How to Report Health Care Coverage on Your 2014 Tax Return

If tax returns weren’t complicated enough, we will now have the first-time appearance of the individual shared responsibility (ISR) provisions of the Affordable Care Act (ACA).

This boils down to taxpayers reporting if they got a credit and how much — and if not, did they pay for their insurance and did they avoid the “penalty” for not carrying insurance under the ACA.

Don’t hold your breath either. Although Congress is threatening to repeal portions of the ACA (aka “Obamacare”), it certainly won’t happen before you and I need to report and file our 2014 tax returns.

To our rescue, the IRS has released the new Publication 5187 (“Health Care Law: What’s New for Individuals & Families”) to help us through the minefield of these new regulations on our tax return. If you can’t sleep tonight or really want to read it, here is a link to the Publication 5187.

Who is subject to the ISR rules? All U.S. citizens are subject to the ISR rules, as are all non-U.S. citizens who are in the U.S. long enough during a calendar year to qualify as resident aliens for federal income tax purposes.

Foreign nationals who live in the U.S. for a short enough period that they do not become resident aliens for tax purposes are exempt from the ISR provision even though they may have to file a U.S. income tax return.

What must be reported on the tax return? All individuals subject to the ISR rules use their 2014 income tax return to:

  • Report that they have qualifying health care coverage (also called minimum essential coverage)
  • Show they qualify for an exemption from coverage
  • Make an individual shared responsibility payment.

What is minimum essential coverage? This is a health care plan or arrangement specifically identified in the law as minimum essential coverage, including:

  • Employer-sponsored coverage under a group health plan (including self-insured plans)
  • Specified government-sponsored programs (e.g., Medicare Part A, Medicare Advantage, most Medicaid programs, Children’s Health Insurance Program (CHIP), most TRICARE programs (for eligible active and retired service members), and comprehensive health care coverage of veterans)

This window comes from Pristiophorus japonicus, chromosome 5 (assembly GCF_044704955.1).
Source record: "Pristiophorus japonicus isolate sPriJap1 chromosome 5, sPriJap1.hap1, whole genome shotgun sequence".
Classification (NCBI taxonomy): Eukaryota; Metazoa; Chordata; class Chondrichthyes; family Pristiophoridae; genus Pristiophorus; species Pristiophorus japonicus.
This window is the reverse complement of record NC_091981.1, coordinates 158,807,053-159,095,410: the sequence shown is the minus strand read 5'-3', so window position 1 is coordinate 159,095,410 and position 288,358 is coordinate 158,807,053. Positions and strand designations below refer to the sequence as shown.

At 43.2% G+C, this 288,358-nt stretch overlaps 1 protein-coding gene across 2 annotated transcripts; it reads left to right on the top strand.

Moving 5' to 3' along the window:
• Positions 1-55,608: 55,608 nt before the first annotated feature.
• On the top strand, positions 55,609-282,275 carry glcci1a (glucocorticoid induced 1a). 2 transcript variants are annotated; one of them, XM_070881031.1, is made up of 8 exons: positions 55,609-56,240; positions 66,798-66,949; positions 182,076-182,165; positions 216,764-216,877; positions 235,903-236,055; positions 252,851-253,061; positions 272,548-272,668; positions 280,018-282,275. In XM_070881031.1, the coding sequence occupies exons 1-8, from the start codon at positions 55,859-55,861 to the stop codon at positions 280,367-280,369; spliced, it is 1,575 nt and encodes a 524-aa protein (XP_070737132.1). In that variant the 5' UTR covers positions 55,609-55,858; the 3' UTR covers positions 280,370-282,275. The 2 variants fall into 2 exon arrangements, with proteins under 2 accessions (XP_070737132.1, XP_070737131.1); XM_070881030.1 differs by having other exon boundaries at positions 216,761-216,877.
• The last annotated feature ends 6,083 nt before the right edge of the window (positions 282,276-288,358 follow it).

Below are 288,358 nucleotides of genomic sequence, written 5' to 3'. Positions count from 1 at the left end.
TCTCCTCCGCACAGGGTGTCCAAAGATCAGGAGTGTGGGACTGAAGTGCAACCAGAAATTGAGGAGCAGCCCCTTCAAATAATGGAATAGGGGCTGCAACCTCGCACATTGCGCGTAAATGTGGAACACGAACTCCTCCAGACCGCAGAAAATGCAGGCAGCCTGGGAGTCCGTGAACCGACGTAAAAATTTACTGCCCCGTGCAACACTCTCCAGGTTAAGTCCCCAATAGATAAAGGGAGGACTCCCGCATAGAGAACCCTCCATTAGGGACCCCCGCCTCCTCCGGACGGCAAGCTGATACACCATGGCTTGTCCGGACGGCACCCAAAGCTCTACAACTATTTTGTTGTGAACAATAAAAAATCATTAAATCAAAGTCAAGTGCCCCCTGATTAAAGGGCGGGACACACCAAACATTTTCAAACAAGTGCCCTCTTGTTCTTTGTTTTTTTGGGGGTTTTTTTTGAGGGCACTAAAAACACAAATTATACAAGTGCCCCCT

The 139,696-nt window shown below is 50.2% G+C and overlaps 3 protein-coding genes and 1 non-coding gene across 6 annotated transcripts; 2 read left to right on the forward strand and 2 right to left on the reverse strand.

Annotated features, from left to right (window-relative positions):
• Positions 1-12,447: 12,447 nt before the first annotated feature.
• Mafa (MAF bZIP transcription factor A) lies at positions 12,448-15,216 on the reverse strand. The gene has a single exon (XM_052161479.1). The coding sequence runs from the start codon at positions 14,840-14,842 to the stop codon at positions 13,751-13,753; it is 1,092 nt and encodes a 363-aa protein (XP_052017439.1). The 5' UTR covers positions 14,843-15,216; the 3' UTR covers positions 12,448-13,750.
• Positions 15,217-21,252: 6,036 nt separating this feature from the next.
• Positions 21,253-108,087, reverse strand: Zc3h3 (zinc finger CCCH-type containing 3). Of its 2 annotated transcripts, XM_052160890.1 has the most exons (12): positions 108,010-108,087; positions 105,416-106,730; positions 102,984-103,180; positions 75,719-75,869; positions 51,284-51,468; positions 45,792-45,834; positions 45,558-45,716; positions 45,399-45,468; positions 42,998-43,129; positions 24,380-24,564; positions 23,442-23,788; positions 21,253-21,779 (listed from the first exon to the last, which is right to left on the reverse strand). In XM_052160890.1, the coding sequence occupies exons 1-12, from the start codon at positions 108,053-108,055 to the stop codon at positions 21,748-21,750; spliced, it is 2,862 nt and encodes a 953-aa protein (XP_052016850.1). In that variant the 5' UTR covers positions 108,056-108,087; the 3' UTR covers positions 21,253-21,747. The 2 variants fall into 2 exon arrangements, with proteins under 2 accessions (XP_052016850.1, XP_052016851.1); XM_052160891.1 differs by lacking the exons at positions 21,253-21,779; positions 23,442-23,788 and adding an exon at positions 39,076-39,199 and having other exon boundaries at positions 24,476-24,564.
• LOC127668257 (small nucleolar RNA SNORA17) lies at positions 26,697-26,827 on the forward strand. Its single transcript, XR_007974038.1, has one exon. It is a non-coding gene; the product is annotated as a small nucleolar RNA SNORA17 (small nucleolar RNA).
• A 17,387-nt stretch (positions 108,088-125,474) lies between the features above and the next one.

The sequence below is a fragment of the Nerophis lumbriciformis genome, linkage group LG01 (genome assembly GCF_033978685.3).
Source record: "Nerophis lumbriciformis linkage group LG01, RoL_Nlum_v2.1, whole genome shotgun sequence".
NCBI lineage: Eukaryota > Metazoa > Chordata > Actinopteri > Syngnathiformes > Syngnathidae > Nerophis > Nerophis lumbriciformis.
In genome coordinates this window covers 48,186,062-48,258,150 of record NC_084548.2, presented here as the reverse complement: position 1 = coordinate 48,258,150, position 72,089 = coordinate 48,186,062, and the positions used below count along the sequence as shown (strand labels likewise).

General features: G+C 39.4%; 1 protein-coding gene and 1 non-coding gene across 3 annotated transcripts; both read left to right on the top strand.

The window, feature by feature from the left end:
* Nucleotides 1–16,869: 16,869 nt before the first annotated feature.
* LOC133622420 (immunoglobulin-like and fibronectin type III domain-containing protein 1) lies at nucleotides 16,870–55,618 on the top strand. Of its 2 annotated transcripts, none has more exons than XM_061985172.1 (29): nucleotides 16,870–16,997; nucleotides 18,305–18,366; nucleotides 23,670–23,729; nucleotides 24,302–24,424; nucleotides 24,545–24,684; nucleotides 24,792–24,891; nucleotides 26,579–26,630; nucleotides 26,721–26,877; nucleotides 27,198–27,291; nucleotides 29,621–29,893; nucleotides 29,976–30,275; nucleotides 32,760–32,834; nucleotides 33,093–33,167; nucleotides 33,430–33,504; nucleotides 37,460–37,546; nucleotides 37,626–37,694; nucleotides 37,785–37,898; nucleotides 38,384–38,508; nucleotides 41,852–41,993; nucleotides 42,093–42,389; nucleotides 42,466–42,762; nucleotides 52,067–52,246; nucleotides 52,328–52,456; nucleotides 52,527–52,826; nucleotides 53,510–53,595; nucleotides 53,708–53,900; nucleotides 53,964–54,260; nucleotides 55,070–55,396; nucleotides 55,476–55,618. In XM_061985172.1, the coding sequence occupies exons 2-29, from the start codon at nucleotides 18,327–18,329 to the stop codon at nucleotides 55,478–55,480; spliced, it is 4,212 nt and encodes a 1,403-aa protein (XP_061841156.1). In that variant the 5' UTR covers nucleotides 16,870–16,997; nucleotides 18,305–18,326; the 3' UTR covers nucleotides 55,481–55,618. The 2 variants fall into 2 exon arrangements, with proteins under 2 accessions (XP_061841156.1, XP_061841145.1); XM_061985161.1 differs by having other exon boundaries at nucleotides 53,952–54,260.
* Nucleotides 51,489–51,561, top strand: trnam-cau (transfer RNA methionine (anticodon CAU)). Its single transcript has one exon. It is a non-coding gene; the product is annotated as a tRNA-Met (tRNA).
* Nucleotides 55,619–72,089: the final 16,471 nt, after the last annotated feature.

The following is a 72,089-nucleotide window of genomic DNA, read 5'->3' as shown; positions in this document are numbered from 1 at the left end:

• Individual market coverage (e.g., a qualified health plan purchased through the Marketplace or individual health coverage purchased directly from an insurance company)
  • Grandfathered health plans (in general, certain plans that existed before the ACA and have not changed since the ACA was passed)
  • Other plans or programs that the Department of Health and Human Services (HHS) recognizes as minimum essential coverage for the purposes of the ACA.

How to report minimum essential coverage: Taxpayers whose entire tax household had minimum essential coverage for each month of their tax year will indicate this on their federal income tax return by simply checking a box on their Form 1040, 1040A, or 1040EZ.

On Form 1040, they’ll check the “full year coverage box” at Line 61: “Health care: individual responsibility (see instructions).” No further action is required.

How to report exemptions from health coverage: If you qualify for an exemption and don’t have to carry insurance under ACA, you can claim coverage exemptions on Form 8965, Health Coverage Exemptions, and attach it to Form 1040, Form 1040A, or Form 1040EZ.

Individual shared responsibility payments: This is the nice title the government has come up with for the term “penalty” for not carrying insurance.

Thus, a taxpayer will need to make an individual shared responsibility payment (SRP) when filing his federal income tax return if anyone in his household does not have minimum essential coverage and does not qualify for a coverage exemption.

For 2014 (to be paid on your 2014 tax return), the annual SRP amount is the greater of:

  • 1% of the household income that is above the tax return filing threshold for the taxpayer’s filing status
  • The family’s flat dollar amount, which is $95 per adult and $47.50 per child (under age 18), limited to a family maximum of $285.

Beware: Taxpayers owe 1/12th of the annual SRP for each month they or their dependent(s) do not have coverage and do not qualify for a coverage exemption.

How to report individual shared responsibility payment: The ISR payment is computed on a worksheet in the instructions to Form 8965 and is entered on Form 1040, line 61; Form 1040A, line 38; or Form 1040EZ, line 11.

Publication 5187 notes that IRS is prohibited from using liens or levies to collect any ISR payment. However, if taxpayers owe such a payment, the IRS may offset that liability with any tax refund that may be due to them.

In summary, this is something not to be trifled with. Congress designated the IRS to collect the penalties for not carrying insurance, and so we must report on our tax return — honestly, mind you — the type of insurance coverage we had during the year. If audited, we will need to prove this.

Regards,

Mark Kohler
for The Daily Reckoning

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